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Stockings Have the Run of the Rainbow


This season, women will have many chances to put their best leg forward--stockingwise, that is.

Brightest on the scene are textured, opaque tights, all in a dazzling rainbow of colors: reds, golds, greens, silvers and bright blues. Brand names high on the seasonal stockings--DKNY, Donna Karan and Hue--offer hosiery in micro matte.

Stockings have a lengthy and textured past. It's believed that although men wore stockings first in Rome in AD 100, women first rolled them on 500 years later, but long gowns obscured them. It wasn't until the 14th Century that evidence of women's stockings appeared in paintings and illustrated manuscripts.

Close-fitting coverings for the leg and foot were hand-knitted in raw silk, cotton or wool from the 15th Century to the end of the 19th Century, when sales were snagged by artificial silk stockings.

In the early 20th Century, stockings were seen in a sharp cornucopia of colors--green, vermilion, cornflower, slate--a fashion option that was replaced by basics--black and nude--until their return in the anything-goes '60s.

Fiber rayon was perfected in the flapper '20s, but silk and rayon stockings met their Waterloo in 1938 when the Du Pont chemical company experimented with a new "indestructible" yarn--nylon. The miracle yarn was displayed at the 1939 World's Fair and May 15, 1940, was the much-hyped "Nylon Day," the first day they were available in the stores. Thirty-six million pairs were sold in the first year.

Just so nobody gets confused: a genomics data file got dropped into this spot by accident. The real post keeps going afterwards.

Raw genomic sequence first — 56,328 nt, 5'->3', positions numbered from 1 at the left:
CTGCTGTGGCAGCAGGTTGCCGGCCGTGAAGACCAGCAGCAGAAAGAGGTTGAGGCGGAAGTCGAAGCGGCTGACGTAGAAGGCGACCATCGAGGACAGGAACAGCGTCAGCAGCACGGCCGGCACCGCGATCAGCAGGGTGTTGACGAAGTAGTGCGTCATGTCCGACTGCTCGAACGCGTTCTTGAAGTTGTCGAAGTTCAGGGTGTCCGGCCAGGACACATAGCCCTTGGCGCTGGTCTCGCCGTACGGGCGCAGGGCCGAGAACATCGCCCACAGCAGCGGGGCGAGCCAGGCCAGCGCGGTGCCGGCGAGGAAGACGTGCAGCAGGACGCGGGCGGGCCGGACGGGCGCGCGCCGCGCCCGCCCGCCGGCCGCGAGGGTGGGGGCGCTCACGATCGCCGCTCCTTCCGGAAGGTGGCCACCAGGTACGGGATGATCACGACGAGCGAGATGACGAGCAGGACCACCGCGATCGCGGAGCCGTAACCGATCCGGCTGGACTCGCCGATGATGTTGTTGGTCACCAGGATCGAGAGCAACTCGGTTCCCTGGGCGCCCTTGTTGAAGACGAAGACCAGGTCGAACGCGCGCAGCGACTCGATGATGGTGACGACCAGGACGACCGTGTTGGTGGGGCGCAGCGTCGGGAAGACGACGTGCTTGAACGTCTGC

During World War II, the government needed all nylon for military purposes and nylon stockings became hot contraband on the black market. It was patriotic to wear rayon again until it, in turn, became rationed, forcing women to ink on a back seam onto bare legs.

Most stockings worn today by women are made of nylon, or a nylon/spandex blend as with tummy control and leg support hosiery. Types of stockings include Peds (covering just the foot), anklets and knee highs (to be worn with pants), thigh highs (held up with garters or with built-in plastic elastic) and pantyhose (with cotton built into the crotch).

Sheerness ranges from ultra to opaque, and the toes can be reinforced or sandalfoot. Full-fashioned stockings are knitted to the shape of the foot and leg; stretch nylon is tubular and takes on the shape of the leg. Sizes run from short, average, tall and queen, based on height and weight.

Stockings were of the deep-seamed variety until 1960 when seamless stockings hit the market in every variety: crepe, tights, weaves and meshes (diamond, lace, lattice and the ever-popular fishnet). Also available were mad patterns, wild stripes, crochet and heavy rib knit, applique rose petals, feathers, faux jewels and the famous Mary Quant white tight patterned in a daisy logo.

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